According to the indictment, Radulovic made his online post “knowing that it would be interpreted as a threat, and recklessly disregarding the risk that his communication would be interpreted as a threat.”
“At least one person” living in Massachusetts who saw Radulovic’s message and planned to attend the rally as a counter-protester chose not to go out of “fear of gun and other violence,” the indictment contends.
But extremism experts say the bare-bones indictment leaves many questions unanswered, like whether federal investigators accessed other threatening anonymous posts Radulovic may have made, or had other evidence that he intended to act on this threat. They also emphasized that any stated intention to commit violence, from any source, should be treated seriously by law enforcement.
“The fact that he mentioned the event and there was some kind of specificity as to what type of weapon he would bring, that’s where it kind of crossed the threshold into a criminal matter,” Daryl Johnson, a former senior domestic terrorism analyst at the Department of Homeland Security, told TPM.
Mark Pitcavage, an expert on far-right extremism at the Anti-Defamation League, added that Radulovic’s use of first-person language was “quite rare” precisely because it could prompt legal action. Alt-right and white nationalist posters tend to give themselves some cover by “urging other people to do things,” or making “suggestive” comments like, “Wouldn’t it be great if someone brought a 50-cal sniper rifle and set up,” Pitcavage said.
But some experts say they were struck by the lack of information indicating that Radulovic’s post was anything other than a one-off comment on a forum known for gruesome bluster.
“The potential violence was a little more speculative and less imminent than we might typically see in other prosecutions,” Eric Goldman, an internet law expert at Santa Clara University School of Law, told TPM in an email.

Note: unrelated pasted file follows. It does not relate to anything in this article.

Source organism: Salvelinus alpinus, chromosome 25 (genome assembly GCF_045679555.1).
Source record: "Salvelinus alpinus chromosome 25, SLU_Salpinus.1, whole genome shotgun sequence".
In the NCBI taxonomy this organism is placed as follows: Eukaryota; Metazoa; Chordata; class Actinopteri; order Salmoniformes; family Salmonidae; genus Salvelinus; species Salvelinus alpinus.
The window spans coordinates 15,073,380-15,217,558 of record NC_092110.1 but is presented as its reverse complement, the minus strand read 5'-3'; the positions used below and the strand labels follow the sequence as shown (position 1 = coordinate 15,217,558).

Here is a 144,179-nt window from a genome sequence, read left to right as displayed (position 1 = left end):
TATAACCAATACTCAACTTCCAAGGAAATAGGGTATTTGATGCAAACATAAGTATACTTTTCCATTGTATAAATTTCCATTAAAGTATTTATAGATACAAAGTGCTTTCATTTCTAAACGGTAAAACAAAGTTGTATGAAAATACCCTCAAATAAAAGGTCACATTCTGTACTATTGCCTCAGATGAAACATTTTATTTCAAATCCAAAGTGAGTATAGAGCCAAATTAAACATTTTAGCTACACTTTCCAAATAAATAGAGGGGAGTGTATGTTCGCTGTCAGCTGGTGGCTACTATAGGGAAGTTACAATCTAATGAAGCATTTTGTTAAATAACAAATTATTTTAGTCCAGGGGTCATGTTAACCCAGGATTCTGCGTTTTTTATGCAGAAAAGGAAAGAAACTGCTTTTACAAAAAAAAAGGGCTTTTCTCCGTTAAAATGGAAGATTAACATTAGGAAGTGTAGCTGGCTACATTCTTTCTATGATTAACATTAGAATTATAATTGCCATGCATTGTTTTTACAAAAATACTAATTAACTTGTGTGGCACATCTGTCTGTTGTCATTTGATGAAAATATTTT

Contrast this with the leaked Discord chats of white nationalists organizing the Charlottesville rally, who shared photographs of themselves posing with semi-automatic weapons and discussed “thumping” counter-protesters with PVC pipes. Some of those same participants subsequently showed up in Charlottesville wielding firearms, weighted flagpoles, shields, and other arms, and committed acts of violence.
No federal indictments were issued in relation to that rally, though local authorities made some arrests. In the subsequent months, white nationalists — some of whom have prior criminal histories — fired bullets at counter-protesters at a Richard Spencer event in Florida and brawled with them at another Spencer event in Michigan.
A February report from the Southern Poverty Law Center found that people linked to the alt-right have killed or injured over 100 people since 2014, shooting up high schools and an Islamic Cultural Center. As Peter Simi, an expert on extremism at Chapman University, pointed out, the leaders of Attomwaffen Division, a vicious white supremacist group linked to multiple recent murders, have not been apprehended.
“Here’s a group that has advocated for violence and death, clearly and explicitly, and yet federal charges have not been filed against them,” Simi noted.
On his public profiles, at least, Radulovic never appeared to promote violence. He lives in the Indianapolis suburb of Avon, where he releases trippy mixtapes under the name DJ Hypergiant. His Instagram and Facebook pages are full of photographs of sunsets darkening the wide Indiana sky, his cat and girlfriend, and homecooked pizzas. His Twitter feed makes a few mentions of depression and a few digs at President Trump and at Nazis, but it’s primarily filled with goofy memes.
“It’s interesting they are going through this trouble to target this person,” Simi said of Radulovic. “It’s work to file an indictment.”